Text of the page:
The concerns about N2O causing cardiovascular morbidity and mortality stem from findings in the Evaluation of N2O in Gas Mixture for Anesthesia (ENIGMA) study.2 This prospective multicentred controlled trial randomized 2,050 patients into two groups. One group received 70% N2O: 30% O2 whereas the other group received 20% nitrogen: 80% O2. Both gas mixtures were supported by a total intravenous anaesthetic (TIVA). Myles et al. were primarily interested in the duration of hospital stays after noncardiac surgeries that exceeded 2 hours in duration. Subsequent analysis revealed incidences of myocardial infarction (the nitrogen group had 7 cases and the N2O group had 13 cases). Death within 30 days was also noted with 3 cases in the nitrogen group and 9 cases in the N2O group. The reported adjusted odds ratios (OR) were 0.58 (95% confidence interval: 0.22-1.50, p = 0.26) and 0.33 (95% confidence interval: 0.09-1.22, p = 0.098), respectively. While both odds ratios describe the nitrogen group having less likelihood of 30-day mortality and myocardial infarction (MI) than the N2O group, it is important to observe that there was no statistical significance found. Another major criticism is the large difference in the inspired oxygen fraction (FiO2), which makes for an unfair comparison.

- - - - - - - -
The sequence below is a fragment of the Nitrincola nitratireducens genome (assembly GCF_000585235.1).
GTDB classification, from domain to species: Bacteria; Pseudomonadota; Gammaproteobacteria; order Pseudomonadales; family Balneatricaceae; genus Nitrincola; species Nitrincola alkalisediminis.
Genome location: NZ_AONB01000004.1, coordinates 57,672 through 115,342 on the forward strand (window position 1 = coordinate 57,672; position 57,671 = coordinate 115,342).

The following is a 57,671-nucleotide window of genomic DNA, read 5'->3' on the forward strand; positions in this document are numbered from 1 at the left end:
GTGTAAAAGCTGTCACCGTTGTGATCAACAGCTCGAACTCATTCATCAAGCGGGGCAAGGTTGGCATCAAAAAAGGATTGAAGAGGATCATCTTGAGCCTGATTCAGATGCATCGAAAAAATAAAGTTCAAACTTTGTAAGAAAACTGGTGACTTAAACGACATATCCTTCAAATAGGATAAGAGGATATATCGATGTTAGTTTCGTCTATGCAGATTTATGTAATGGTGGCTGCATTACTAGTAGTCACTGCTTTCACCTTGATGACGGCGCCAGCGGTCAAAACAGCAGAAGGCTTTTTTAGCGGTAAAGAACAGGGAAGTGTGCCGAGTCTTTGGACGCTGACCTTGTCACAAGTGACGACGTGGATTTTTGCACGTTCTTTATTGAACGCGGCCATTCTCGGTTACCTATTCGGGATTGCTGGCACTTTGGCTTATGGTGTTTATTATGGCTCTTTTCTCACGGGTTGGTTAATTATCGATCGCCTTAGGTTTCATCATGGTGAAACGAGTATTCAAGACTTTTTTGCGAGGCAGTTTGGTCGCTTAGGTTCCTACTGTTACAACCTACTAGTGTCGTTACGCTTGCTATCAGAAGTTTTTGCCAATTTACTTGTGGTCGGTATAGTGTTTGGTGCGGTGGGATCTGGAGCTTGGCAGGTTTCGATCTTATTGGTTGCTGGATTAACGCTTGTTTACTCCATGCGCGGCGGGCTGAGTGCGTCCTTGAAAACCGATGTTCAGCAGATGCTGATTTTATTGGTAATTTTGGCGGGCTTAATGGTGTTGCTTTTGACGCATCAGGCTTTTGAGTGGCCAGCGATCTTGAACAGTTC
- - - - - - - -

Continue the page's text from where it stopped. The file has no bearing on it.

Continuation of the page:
The authors of the ENIGMA trial performed a follow-up study three and a half years later.3 From the original ENIGMA sample, they performed a structured telephone interview on 1,290 patients to test the hypothesis that patients exposed to N2O during noncardiac surgery would be at greater risk of death, MI, and stroke in subsequent years than patients whose indexed anaesthetic did not include N2O. It was found that N2O did not increase the risk of death (Hazard Ratio 0.98, CI: 0.80 – 1.20, p = 0.82). For their secondary endpoints, it was determined that N2O was associated with increased long-term risk of MI with an adjusted OR of 1.59 (CI: 1.01-2.51, p = 0.04). Significant predictors of MI included increasing age, higher ASA physical status classification status, known coronary artery disease, anemia, and increasing duration of anaesthesia. Postoperative laboratory studies recorded hyperhomocysteinemia in a large proportion of patients with MI. It was suggested that elevated levels of serum homocysteine are both atherogenic and thrombogenic. Nitrous oxide did not increase the risk of stroke with adjusted OR of 1.01, (CI: 0.55-1.87, p = 0.97). Observing that there was statistical nonsignificance in their results, the issue of cardiovascular risk with nitrous oxide use remained ambiguous. For this reason, a further investigation by this research group is underway.